The only real trouble I had with this recipe was when I decided to serve it with panko encrusted salmon. I should have known better – it was just too much panko for one meal.

Both tasted excellent but overpowered one another when sharing the plate. Next time I might go with some grilled shrimp or roasted chicken.

As far as the chard goes, I am definitely a fan, especially of the homegrown variety. It’s a fun thing to grow – like basil, you cut a leaf off and it makes the plant grow even more. It looks so pretty out in the garden, soaking up the sunlight.

Wednesday, January 6, 2010

New Year, New Blog

This post is a little late coming, I know.  I've been tweaking my blog to make it just right (which also included changing the name - I hope everyone enjoys it!)  Now I'm pretty satisfied and so the real blogging can begin!  This year I have some new plans for the blog and with school out of the way for good I'll be posting a lot more.  Here are some additions for the new year:
  • Magazine Mondays - I'll start participating in Magazine Mondays, which originated with the food blog Cream Puffs in Venice.  Each week I'll pick a recipe from a magazine to try and then blog about it.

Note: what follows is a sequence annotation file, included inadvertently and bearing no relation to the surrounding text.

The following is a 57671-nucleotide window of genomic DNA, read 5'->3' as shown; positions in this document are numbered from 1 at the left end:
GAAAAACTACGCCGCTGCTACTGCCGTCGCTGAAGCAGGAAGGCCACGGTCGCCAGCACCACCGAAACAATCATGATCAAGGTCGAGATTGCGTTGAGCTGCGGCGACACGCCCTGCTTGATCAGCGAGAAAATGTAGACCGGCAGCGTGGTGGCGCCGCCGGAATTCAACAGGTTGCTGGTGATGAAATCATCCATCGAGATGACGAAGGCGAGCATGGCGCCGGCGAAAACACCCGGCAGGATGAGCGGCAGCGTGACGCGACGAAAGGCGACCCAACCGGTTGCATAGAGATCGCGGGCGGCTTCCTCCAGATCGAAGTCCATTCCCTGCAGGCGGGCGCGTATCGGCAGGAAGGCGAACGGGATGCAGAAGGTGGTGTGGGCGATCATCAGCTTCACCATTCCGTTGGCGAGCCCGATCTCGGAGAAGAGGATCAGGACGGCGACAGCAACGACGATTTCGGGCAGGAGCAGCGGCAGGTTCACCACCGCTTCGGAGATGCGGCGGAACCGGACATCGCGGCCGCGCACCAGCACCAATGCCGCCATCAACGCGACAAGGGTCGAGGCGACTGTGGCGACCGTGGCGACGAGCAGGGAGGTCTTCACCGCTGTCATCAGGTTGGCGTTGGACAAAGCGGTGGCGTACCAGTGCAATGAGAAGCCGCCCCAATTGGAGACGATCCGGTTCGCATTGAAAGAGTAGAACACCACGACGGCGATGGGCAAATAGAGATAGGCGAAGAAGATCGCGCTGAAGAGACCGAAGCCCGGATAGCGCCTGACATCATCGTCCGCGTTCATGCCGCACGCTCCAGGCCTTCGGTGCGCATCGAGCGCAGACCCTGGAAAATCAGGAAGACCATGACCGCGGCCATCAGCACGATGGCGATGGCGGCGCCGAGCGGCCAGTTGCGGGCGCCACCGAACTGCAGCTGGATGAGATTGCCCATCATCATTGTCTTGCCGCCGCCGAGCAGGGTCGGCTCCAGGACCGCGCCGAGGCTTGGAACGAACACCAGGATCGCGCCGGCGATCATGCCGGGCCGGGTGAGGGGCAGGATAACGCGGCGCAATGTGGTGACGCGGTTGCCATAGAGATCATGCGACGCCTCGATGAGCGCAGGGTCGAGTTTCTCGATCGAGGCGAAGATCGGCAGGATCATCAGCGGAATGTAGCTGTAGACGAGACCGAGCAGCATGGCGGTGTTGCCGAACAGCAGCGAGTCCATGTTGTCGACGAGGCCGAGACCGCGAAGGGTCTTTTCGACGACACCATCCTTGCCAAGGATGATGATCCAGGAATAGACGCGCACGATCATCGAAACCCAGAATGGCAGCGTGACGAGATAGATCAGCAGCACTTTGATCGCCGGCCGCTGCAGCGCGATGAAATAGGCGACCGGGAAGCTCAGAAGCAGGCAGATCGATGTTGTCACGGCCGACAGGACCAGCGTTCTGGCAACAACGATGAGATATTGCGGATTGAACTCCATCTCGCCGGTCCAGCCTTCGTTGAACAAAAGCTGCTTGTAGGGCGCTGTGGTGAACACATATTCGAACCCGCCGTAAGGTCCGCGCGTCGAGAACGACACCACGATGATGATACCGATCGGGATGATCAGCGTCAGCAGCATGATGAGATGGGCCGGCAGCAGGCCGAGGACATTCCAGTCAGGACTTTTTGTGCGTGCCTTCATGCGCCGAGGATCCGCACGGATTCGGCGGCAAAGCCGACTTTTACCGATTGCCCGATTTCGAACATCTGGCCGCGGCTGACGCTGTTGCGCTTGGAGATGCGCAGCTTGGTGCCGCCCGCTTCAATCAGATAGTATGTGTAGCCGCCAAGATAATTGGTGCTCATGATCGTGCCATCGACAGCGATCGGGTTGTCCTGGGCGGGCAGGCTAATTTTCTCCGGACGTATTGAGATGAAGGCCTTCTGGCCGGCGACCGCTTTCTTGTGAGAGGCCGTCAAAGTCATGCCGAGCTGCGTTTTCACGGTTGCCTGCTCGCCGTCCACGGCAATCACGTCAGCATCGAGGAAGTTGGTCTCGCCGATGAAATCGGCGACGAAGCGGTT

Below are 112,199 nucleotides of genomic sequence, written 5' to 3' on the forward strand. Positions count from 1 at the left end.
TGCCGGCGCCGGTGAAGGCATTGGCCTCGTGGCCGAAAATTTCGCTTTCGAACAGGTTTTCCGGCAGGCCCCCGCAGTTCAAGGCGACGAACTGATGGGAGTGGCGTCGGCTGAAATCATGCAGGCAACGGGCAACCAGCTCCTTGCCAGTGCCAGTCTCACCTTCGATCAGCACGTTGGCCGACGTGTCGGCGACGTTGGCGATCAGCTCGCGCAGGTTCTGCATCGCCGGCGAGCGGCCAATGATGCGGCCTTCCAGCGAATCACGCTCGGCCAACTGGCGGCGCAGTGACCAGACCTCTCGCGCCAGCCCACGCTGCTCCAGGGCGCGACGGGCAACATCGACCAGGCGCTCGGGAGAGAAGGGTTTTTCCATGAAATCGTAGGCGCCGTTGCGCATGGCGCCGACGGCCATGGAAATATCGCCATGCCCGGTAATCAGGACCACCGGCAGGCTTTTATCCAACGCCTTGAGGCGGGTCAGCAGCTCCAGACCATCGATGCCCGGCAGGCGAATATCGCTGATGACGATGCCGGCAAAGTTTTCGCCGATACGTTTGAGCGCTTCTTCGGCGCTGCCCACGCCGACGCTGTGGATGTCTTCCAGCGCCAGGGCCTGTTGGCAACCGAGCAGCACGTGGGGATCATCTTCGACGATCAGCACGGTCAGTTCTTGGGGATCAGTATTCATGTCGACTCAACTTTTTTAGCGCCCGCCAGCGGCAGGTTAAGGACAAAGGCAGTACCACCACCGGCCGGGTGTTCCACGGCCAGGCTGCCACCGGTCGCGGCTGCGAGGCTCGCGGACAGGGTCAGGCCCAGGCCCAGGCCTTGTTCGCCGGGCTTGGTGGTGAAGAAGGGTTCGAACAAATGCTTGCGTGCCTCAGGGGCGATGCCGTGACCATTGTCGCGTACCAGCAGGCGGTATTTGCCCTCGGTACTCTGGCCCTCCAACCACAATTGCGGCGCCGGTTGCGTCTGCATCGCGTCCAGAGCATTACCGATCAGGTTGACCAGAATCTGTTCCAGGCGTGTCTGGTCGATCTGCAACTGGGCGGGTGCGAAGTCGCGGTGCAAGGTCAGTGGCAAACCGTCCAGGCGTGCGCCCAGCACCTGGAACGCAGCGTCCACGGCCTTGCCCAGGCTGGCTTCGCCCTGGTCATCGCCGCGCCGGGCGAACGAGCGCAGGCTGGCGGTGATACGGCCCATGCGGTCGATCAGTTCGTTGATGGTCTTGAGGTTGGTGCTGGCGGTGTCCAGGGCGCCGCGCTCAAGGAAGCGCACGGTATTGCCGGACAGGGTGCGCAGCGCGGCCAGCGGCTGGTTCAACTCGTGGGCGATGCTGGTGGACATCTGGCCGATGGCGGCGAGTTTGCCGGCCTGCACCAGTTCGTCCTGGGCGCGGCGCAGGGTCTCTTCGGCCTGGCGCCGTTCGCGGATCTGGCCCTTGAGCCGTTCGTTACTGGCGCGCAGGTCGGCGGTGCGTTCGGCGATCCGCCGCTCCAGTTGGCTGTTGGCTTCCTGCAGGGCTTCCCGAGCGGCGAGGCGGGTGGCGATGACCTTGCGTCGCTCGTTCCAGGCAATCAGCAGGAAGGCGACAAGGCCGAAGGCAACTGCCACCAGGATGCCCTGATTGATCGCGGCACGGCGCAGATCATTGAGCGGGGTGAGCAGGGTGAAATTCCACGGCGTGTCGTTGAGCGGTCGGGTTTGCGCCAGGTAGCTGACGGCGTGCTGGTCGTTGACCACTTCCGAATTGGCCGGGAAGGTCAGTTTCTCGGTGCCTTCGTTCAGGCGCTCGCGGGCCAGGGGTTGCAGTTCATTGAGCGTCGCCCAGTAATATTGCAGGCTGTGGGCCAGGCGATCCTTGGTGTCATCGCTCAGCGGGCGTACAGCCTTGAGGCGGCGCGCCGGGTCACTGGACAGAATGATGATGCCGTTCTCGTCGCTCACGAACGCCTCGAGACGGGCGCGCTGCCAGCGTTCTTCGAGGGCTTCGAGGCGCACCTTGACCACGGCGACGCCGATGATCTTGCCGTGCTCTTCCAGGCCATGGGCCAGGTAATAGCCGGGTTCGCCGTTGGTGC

• Bread Wars - Bread making is the most difficult thing I've ever done in the kitchen so I'll start posting my struggles in a series called "Bread Wars".  Maybe this year I'll win the war and finally make the perfect bread!
  • More book reviews - not just cookbooks, but books about food, cooking, travel when related to food etc.  I think there is a wealth of excellent food literature out there and I aim to read it all (well, that might be a little much, but I'll do my best!)
  • More restaurant reviews - mostly be in the Phoenix area where I live, but when I travel I hope to get some restaurant reviews in as well
I hope everyone enjoys the posts and leaves comments for me.  Thanks for reading and I hope you all have a great year!